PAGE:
Towards 99mTc-based imaging agents with effective doxorubicin mimetics: a molecular and cellular study†
Doxorubicin is a clinical benchmark drug, which is applied in the treatment of numerous cancers. Known for its accumulation in the nucleus and ability to intercalate into DNA, it targets quickly dividing i.e. hypermitotic cells. Through this mechanism, it could be an ideal structural motif for a new class of imaging agents, given that the new entity approximates the in vitro profile of the parent drug. Here we describe design, synthesis and biological activity of a small array of Doxorubicin-metalloconjugates (M = 99mTc, Re). We demonstrate that the conjugates preferably accumulate in the nuclear compartment, tightly bind to DNA and retain an appreciable cytotoxicity. Moreover, the Re conjugates effectively act as inhibitors of the human Topoisomerase II enzyme, which is the widely accepted mechanism of action of the parent drug. Since the conjugates effectively mimic the in vitro behavior of native Doxorubicin, the 99mTc compounds are prospective imaging agents.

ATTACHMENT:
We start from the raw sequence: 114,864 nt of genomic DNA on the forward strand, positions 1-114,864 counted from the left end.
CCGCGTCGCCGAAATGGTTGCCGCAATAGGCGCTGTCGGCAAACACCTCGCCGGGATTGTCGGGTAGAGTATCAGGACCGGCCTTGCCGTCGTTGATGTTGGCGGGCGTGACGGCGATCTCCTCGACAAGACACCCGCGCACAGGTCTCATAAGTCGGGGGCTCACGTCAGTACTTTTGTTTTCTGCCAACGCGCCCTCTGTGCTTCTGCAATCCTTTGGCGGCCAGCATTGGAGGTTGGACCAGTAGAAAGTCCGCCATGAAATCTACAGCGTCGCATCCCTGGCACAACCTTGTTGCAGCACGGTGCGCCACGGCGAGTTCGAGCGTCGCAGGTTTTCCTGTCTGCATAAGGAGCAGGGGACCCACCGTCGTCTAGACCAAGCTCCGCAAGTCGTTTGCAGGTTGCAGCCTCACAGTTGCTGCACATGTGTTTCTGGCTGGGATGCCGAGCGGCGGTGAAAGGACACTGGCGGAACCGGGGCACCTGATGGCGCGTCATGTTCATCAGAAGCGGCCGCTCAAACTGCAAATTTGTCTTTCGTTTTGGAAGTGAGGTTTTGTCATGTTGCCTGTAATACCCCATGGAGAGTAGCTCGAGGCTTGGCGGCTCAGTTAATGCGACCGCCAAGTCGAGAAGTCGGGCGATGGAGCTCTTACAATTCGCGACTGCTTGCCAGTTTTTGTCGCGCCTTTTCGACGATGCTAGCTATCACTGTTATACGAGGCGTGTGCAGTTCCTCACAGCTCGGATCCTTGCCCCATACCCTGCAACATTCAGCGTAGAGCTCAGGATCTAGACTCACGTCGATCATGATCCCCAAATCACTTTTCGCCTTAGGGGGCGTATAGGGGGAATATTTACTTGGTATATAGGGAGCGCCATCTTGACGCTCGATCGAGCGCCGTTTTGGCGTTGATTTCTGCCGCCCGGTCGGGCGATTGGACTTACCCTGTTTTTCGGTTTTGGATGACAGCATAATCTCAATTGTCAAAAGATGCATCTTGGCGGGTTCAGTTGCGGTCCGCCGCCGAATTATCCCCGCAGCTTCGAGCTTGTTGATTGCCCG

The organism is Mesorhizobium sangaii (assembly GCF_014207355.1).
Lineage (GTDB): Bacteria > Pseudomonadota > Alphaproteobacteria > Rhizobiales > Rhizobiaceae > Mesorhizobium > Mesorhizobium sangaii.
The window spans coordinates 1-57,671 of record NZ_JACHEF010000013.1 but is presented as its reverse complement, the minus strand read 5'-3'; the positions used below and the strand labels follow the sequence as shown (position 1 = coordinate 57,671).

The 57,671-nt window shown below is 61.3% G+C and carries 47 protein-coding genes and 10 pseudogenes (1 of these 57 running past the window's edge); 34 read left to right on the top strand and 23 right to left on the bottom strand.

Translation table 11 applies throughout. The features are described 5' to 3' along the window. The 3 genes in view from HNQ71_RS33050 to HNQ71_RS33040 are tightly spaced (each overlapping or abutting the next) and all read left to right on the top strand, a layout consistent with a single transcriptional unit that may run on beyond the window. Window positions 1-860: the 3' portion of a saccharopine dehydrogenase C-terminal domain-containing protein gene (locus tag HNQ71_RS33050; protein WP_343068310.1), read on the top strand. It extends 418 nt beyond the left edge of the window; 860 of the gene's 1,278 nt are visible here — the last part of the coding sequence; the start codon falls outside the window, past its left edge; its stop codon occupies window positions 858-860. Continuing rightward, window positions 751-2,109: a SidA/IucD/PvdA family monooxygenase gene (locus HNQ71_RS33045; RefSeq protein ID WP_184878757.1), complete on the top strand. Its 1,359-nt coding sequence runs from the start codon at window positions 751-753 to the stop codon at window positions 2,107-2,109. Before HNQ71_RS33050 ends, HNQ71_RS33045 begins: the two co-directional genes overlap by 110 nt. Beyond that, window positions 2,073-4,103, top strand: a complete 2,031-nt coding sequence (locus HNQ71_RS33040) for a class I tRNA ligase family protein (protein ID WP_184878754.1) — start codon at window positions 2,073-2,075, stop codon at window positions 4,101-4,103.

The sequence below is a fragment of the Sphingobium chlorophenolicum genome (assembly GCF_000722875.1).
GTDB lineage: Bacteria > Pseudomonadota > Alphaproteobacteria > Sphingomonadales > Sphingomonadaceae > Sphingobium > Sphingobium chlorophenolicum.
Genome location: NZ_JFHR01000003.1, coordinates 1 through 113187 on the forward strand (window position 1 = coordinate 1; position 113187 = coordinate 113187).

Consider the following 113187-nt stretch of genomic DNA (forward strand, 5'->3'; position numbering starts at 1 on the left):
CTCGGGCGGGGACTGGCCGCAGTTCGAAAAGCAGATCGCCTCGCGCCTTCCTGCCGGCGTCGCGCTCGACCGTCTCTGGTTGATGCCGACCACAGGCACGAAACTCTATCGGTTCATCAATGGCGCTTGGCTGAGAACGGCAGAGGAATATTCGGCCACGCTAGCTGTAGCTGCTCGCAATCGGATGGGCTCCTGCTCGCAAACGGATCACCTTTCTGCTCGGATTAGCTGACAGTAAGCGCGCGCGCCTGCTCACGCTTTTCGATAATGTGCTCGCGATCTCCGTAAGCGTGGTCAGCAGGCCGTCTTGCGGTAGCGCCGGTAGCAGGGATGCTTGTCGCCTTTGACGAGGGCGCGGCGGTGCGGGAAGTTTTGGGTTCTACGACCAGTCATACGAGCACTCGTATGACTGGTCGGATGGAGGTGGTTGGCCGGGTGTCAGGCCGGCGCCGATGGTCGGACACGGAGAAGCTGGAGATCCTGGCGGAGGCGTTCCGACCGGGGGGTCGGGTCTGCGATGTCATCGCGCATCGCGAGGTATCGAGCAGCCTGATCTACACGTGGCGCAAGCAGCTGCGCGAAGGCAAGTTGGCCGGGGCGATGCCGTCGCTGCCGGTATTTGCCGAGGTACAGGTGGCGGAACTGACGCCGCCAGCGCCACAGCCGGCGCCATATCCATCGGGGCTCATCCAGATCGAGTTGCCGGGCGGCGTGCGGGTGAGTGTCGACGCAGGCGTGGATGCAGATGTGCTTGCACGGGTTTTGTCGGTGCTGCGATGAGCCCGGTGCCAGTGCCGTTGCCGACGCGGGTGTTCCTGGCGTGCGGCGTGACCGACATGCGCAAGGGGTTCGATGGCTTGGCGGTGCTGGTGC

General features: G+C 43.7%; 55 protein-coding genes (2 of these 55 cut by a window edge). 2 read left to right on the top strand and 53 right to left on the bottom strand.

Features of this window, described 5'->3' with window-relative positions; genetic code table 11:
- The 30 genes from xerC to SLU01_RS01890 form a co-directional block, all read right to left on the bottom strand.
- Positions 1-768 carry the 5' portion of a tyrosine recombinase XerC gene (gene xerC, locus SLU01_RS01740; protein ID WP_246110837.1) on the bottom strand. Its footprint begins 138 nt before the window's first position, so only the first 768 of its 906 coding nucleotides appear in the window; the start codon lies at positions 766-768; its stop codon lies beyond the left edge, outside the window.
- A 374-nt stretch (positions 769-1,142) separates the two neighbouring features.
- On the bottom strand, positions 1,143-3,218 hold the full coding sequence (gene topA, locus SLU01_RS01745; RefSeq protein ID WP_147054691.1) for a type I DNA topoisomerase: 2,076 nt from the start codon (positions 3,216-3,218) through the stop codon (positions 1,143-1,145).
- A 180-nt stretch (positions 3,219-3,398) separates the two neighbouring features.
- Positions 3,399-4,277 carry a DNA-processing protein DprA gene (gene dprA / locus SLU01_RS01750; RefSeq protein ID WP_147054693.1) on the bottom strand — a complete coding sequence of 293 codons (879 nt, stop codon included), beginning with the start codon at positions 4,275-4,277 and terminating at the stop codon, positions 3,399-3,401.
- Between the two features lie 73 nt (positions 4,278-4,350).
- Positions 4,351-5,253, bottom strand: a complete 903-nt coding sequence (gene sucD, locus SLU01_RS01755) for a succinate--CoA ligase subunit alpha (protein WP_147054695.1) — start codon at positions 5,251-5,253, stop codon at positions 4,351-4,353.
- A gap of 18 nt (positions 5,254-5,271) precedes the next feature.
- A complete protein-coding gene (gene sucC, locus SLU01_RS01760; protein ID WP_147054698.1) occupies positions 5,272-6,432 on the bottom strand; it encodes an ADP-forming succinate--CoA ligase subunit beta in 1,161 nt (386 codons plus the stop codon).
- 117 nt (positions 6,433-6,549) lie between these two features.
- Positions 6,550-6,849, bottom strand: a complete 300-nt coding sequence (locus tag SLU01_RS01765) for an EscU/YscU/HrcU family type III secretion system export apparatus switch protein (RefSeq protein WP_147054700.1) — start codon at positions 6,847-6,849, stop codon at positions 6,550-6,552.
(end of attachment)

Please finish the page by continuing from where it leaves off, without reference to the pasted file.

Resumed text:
- This article is part of the themed collection: Metallodrugs: Activation, Targeting, and Delivery